I've been thinking about cat eyes. Not the real kind, for which we clearly both have an affinity, as evidenced by our respective Instagram accounts, but the kind that are accomplished with a steady hand and, traditionally, liquid liner.
This is a look I've been very interested in ever since May 1990, when Billy Idol released the video for his song "Cradle of Love." As you surely recall, the plot of said clip—directed by David Fincher, I just learned—is simple: A young girl knocks on the door of an apartment occupied by an uptight businessman (I assume he's a businessman) and asks if she can borrow his stereo to play, yes, a cassette. He agrees, she pops the tape in the deck and, as Idol's song unspools, she proceeds to drink his wine, disrobe selectively, dance seductively, and, it's suggested, generally trash the place.
We were in the 8th grade when this video came out, and I remember that there was a rumor going around my school that the dancer/actress who played the girl was precisely our age. This turns out to be false—according to the internet, her name is Betsy Lynn George and she was actually born in June 1971, making her almost 19 at the time—but the implication of this information was that the only thing that was preventing me from being the kind of girl Billy Idol writes songs about was a skillful application of cat-eye liner.
Back then, I attempted to approximate the look with regular pencil-style liner, and was never successful enough to actually leave the house with it on. Now, though, there's a veritable host of options available to anyone, like me, who wants to create a decent cat eye without first attending some kind of seminar. One of the newest, and I think the best, is Benefit's "They're Real! Push-Up Liner"—that odd name stems from the fact that the liner is an extension of the "They're Real" line, which started with a mascara that purports to give one lashes so dramatic they look almost false. I pre-ordered the Push-Up Liner because I wanted to ensure that I was one of the first people that received it, and, after a little practice, I think I've gotten pretty good at putting it on. But: I still haven't worn it out of the house. Is it just too much for my relatively casual lifestyle? You tried it, after I forced you to. What did you think? —Lauren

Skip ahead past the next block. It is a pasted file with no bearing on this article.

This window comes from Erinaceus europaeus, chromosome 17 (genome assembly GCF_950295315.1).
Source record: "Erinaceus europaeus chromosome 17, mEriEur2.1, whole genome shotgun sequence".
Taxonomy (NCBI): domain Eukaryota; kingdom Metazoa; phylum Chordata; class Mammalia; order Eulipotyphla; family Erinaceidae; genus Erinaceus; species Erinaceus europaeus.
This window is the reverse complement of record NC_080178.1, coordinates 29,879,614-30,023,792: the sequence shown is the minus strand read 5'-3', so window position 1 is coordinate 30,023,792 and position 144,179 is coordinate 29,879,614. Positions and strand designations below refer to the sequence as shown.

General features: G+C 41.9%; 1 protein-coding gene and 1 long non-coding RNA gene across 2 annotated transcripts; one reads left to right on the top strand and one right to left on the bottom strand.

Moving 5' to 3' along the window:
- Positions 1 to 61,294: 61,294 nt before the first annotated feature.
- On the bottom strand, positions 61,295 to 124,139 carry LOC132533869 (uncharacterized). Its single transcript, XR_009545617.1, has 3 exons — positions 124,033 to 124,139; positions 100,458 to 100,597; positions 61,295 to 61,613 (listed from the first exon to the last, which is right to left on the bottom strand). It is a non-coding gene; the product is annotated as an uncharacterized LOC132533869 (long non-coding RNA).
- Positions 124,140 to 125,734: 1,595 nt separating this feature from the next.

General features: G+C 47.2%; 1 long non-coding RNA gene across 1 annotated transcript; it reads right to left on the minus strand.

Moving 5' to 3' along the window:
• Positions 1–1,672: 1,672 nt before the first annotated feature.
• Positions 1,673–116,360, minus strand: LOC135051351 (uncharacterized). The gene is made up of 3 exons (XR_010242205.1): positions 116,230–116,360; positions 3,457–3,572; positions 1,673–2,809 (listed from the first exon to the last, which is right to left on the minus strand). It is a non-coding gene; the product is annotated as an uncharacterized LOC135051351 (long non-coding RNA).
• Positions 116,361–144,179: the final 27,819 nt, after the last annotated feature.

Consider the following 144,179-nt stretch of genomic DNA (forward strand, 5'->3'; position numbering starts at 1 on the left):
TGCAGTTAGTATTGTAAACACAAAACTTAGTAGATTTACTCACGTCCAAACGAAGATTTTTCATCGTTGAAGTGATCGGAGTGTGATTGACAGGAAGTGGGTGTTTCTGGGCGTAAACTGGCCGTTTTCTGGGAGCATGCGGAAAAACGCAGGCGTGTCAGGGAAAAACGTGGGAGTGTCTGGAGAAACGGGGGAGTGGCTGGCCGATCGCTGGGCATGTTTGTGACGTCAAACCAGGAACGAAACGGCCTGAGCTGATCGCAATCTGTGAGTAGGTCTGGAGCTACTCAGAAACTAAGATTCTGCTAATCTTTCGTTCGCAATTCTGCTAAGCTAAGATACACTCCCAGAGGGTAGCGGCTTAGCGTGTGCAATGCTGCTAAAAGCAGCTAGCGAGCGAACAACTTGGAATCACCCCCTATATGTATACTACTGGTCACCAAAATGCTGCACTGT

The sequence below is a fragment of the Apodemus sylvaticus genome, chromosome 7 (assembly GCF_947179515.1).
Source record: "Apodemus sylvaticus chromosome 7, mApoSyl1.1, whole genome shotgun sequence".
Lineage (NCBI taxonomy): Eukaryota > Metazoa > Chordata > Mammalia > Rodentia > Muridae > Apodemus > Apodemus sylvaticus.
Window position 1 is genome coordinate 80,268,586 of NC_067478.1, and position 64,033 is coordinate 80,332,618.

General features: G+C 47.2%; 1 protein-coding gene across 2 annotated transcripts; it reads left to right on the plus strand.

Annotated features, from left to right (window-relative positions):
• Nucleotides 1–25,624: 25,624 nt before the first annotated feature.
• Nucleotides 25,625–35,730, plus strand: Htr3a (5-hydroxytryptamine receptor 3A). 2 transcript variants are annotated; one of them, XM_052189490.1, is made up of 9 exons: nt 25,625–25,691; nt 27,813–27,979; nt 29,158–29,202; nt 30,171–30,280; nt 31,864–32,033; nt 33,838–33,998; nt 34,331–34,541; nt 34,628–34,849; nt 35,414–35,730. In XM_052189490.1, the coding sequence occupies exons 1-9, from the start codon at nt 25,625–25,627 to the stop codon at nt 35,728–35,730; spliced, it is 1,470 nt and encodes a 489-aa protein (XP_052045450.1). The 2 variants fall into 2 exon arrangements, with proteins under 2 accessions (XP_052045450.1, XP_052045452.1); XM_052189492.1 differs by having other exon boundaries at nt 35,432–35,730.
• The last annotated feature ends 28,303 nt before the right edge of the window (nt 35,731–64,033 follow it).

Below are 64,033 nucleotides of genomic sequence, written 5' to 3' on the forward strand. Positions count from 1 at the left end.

Hard to imagine, I know, but I was not nearly as cool as you in 8th grade. If Billy Idol wasn’t in New Kids on the Block I probably didn’t think much of him. And then I went to college in Maine and, well, you can see how my relationship with eyeliner was maybe a little stunted. It’s really only been a thing for me since I hit my mid-30s and darkened my hair and decided that a little liner might (might) make me look less old. That said, I’m still working on perfecting a regular old line using a regular old pencil; nothing too dramatic. And still, I’m still not sure if the liner flaking down my face by 2 pm is my fault or the makeup's. I had never attempted a cat eye before you, as you admit, forced me to (in your parents’ bathroom, as if we were 13). All I can say is that I still need a seminar. Drawing is hard on paper, and even harder on your face. The tip of They’re Real! kept falling off in a clump on my lid, after which it fell onto your parents’ granite vanity top and thank god we had the They’re Real! Makeup Remover, or else I might still be there scrubbing. There is no room for error, and that stuff does not come off — your face or your counter. I went to dinner that night looking like a drunk Cleopatra. —Alyssa
It almost sounds as though you haven't uncapped the liner since we left my parents' house in Vermont. (And rural Vermont, it could be argued, isn't the best place to debut such a capital-L Look, even if you had executed it perfectly, which, I must admit, you did not.) Perhaps you could use a little practice? For one thing, you were dispensing too much of the product onto the tip; start with almost none and then, if you feel like you are trying to line your eyes with invisible ink, click the the end of the wand once to release a bit more. Why don't you try it again tonight? And tomorrow? And, probably, the day after? In return, I'll paint my eyes like Ariana Grande did for the video for "Problems" (don't accuse me of living in the past) and head out into the city to see whether I feel glamorous or, as I fear, like a teenager playing dress-up. —Lauren
So I took your advice and I’ve been wearing wobbly cat eyes around Newburyport for a week now and I don’t know, I could be projecting, but these side eyes I’ve been getting (including from my actual cats) … I’m not sure I can take any more. I get that if I’m going to perfect the cat eye for cat eye-worthy occasions I need to put in the time in the off hours, but practicing is hard and, I won’t lie, sort of demoralizing. I want to look effortlessly perfect. Maybe we just need to add liquid eyeliner to the list of things I’m unable/ too lazy to get better at, like tennis, or plants. —Alyssa